It’s been a busy, and very public, week for Canada-US trade relations.
So much so that yesterday the leaders of the two countries got on the phone together to discuss the issues of softwood lumber and dairy products.
The need for such a call comes after multiple public attacks from Trump on NAFTA that questioned the fairness of Canada-US trade relations over the past week, followed by a preliminary duties tariff of up to 24% slapped onto Canadian softwood lumber introduced yesterday. The announcement of the tariff resulted in the Loonie falling to a 14-month low.
Trump then sent out a final, unprovoked tweet yesterday blaming Canadian involvement for the current state of Wisconsin dairy farmers before the two leaders spoke on the phone.
But what was said on that phone call is hard to determine as the summaries given out by each government could not be more different. Canada’s is in-depth and thorough, laying out the issues discussed and using strong language to assert its stance on the topics. The White House’s release is 41-words long.
In fact, the disparity between the two readouts of the call were placed next to each other in a tweet from senior news editor and writer for NBC Nightly News, Bradd Jaffy, that has received more than 12K retweets since being posted last night:
Left: Prime Minister’s office readout of Trudeau’s phone call with Trump
Right: White House readout of the very same call
— Bradd Jaffy (@BraddJaffy) April 26, 2017
Here is the White House’s full statement:
President Donald J. Trump and Prime Minister Justin Trudeau spoke today. The two leaders discussed dairy trade in Wisconsin, New York State, and various other places. They also discussed lumber coming into the United States. It was a very amicable call.
You can read PMO’s full statement below:
The Prime Minister and the President reaffirmed the importance of the mutually-beneficial Canada-US trade relationship. On the issue of softwood lumber, the Prime Minister refuted the baseless allegations by the U.S. Department of Commerce and the decision to impose unfair duties. The Prime Minister stressed that the Government of Canada will vigorously defend the interests of the Canadian softwood lumber industry, as we have successfully done in all past lumber disputes with the U.S. The two leaders agreed on the importance of reaching a negotiated agreement, recognizing the integrated nature of the industry between Canada and the United States.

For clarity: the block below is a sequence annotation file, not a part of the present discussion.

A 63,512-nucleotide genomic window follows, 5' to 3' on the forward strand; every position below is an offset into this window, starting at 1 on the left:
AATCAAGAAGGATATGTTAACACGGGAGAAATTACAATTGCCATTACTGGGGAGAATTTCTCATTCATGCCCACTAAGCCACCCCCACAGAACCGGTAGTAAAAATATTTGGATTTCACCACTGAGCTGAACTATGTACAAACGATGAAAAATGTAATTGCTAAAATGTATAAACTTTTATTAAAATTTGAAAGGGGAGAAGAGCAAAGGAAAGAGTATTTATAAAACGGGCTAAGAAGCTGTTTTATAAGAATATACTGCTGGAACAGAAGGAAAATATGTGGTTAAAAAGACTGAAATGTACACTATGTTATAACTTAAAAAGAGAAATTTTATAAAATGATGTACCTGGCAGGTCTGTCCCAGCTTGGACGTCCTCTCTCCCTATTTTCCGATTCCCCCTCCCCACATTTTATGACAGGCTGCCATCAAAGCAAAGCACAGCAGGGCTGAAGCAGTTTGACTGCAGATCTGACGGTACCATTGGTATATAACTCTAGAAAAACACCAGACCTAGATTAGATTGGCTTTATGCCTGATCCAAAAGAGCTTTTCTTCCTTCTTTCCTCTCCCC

The Prime Minister and the President also discussed Canada-US trade in dairy products, trade which heavily favours the US: Canada imports over $550 million of dairy products from the US, but exports just over $110 million to the US. The Prime Minister reaffirmed that Canada upholds its international trade obligations, including the North American Free Trade Agreement, under which the US continues to have duty-free and quota-free access for milk protein substances, including diafiltered milk, and that Canada would continue to defend its interests.
The Prime Minister and the President agreed to continue their dialogue on these important bilateral issues.